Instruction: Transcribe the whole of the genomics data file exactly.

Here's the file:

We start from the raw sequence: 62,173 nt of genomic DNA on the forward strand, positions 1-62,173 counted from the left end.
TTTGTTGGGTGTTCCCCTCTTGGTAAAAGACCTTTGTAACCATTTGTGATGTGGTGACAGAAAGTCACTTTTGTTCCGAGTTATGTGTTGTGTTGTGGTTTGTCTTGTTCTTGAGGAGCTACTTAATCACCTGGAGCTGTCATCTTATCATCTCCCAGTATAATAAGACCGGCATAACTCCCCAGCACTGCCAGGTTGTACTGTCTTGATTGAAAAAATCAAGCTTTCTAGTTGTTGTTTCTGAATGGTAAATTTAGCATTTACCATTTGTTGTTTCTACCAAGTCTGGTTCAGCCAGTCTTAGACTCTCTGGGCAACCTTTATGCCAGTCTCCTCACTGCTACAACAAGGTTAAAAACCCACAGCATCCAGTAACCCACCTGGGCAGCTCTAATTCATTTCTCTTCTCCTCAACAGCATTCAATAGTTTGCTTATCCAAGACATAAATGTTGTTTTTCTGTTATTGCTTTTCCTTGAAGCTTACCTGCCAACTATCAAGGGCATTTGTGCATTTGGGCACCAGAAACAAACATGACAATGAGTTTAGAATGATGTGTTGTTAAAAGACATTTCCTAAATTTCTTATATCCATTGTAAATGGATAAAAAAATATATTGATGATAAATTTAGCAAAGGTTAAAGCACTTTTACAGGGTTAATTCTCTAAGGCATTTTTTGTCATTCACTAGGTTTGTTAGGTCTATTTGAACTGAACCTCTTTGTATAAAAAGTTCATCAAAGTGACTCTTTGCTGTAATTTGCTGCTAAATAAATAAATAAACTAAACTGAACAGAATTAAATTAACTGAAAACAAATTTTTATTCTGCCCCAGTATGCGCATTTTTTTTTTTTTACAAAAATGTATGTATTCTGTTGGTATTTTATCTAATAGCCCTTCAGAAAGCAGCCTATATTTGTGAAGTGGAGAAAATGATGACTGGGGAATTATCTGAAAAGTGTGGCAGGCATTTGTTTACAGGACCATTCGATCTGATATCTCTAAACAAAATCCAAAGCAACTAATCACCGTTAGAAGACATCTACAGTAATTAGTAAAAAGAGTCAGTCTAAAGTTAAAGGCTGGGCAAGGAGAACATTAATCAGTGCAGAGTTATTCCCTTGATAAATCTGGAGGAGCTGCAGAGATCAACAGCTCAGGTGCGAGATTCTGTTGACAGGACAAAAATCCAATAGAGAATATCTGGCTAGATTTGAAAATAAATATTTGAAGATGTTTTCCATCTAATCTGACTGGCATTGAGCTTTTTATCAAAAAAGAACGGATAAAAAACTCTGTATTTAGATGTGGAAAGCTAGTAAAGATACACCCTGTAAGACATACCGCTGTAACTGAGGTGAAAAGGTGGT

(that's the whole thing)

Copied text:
We start from the raw sequence: 62,173 nt of genomic DNA on the forward strand, positions 1-62,173 counted from the left end.
TTTGTTGGGTGTTCCCCTCTTGGTAAAAGACCTTTGTAACCATTTGTGATGTGGTGACAGAAAGTCACTTTTGTTCCGAGTTATGTGTTGTGTTGTGGTTTGTCTTGTTCTTGAGGAGCTACTTAATCACCTGGAGCTGTCATCTTATCATCTCCCAGTATAATAAGACCGGCATAACTCCCCAGCACTGCCAGGTTGTACTGTCTTGATTGAAAAAATCAAGCTTTCTAGTTGTTGTTTCTGAATGGTAAATTTAGCATTTACCATTTGTTGTTTCTACCAAGTCTGGTTCAGCCAGTCTTAGACTCTCTGGGCAACCTTTATGCCAGTCTCCTCACTGCTACAACAAGGTTAAAAACCCACAGCATCCAGTAACCCACCTGGGCAGCTCTAATTCATTTCTCTTCTCCTCAACAGCATTCAATAGTTTGCTTATCCAAGACATAAATGTTGTTTTTCTGTTATTGCTTTTCCTTGAAGCTTACCTGCCAACTATCAAGGGCATTTGTGCATTTGGGCACCAGAAACAAACATGACAATGAGTTTAGAATGATGTGTTGTTAAAAGACATTTCCTAAATTTCTTATATCCATTGTAAATGGATAAAAAAATATATTGATGATAAATTTAGCAAAGGTTAAAGCACTTTTACAGGGTTAATTCTCTAAGGCATTTTTTGTCATTCACTAGGTTTGTTAGGTCTATTTGAACTGAACCTCTTTGTATAAAAAGTTCATCAAAGTGACTCTTTGCTGTAATTTGCTGCTAAATAAATAAATAAACTAAACTGAACAGAATTAAATTAACTGAAAACAAATTTTTATTCTGCCCCAGTATGCGCATTTTTTTTTTTTTACAAAAATGTATGTATTCTGTTGGTATTTTATCTAATAGCCCTTCAGAAAGCAGCCTATATTTGTGAAGTGGAGAAAATGATGACTGGGGAATTATCTGAAAAGTGTGGCAGGCATTTGTTTACAGGACCATTCGATCTGATATCTCTAAACAAAATCCAAAGCAACTAATCACCGTTAGAAGACATCTACAGTAATTAGTAAAAAGAGTCAGTCTAAAGTTAAAGGCTGGGCAAGGAGAACATTAATCAGTGCAGAGTTATTCCCTTGATAAATCTGGAGGAGCTGCAGAGATCAACAGCTCAGGTGCGAGATTCTGTTGACAGGACAAAAATCCAATAGAGAATATCTGGCTAGATTTGAAAATAAATATTTGAAGATGTTTTCCATCTAATCTGACTGGCATTGAGCTTTTTATCAAAAAAGAACGGATAAAAAACTCTGTATTTAGATGTGGAAAGCTAGTAAAGATACACCCTGTAAGACATACCGCTGTAACTGAGGTGAAAAGGTGGT